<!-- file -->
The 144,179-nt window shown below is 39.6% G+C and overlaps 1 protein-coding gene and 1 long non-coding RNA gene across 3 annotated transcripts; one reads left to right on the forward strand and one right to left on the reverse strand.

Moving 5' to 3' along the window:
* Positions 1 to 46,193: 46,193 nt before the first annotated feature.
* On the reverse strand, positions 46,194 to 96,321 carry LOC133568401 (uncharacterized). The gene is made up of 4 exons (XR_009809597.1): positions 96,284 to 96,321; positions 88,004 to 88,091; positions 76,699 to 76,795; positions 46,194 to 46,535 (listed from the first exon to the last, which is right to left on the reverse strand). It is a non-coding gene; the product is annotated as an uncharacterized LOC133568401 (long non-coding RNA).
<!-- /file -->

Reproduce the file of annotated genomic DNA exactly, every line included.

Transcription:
The 144,179-nt window shown below is 39.6% G+C and overlaps 1 protein-coding gene and 1 long non-coding RNA gene across 3 annotated transcripts; one reads left to right on the forward strand and one right to left on the reverse strand.

Moving 5' to 3' along the window:
* Positions 1 to 46,193: 46,193 nt before the first annotated feature.
* On the reverse strand, positions 46,194 to 96,321 carry LOC133568401 (uncharacterized). The gene is made up of 4 exons (XR_009809597.1): positions 96,284 to 96,321; positions 88,004 to 88,091; positions 76,699 to 76,795; positions 46,194 to 46,535 (listed from the first exon to the last, which is right to left on the reverse strand). It is a non-coding gene; the product is annotated as an uncharacterized LOC133568401 (long non-coding RNA).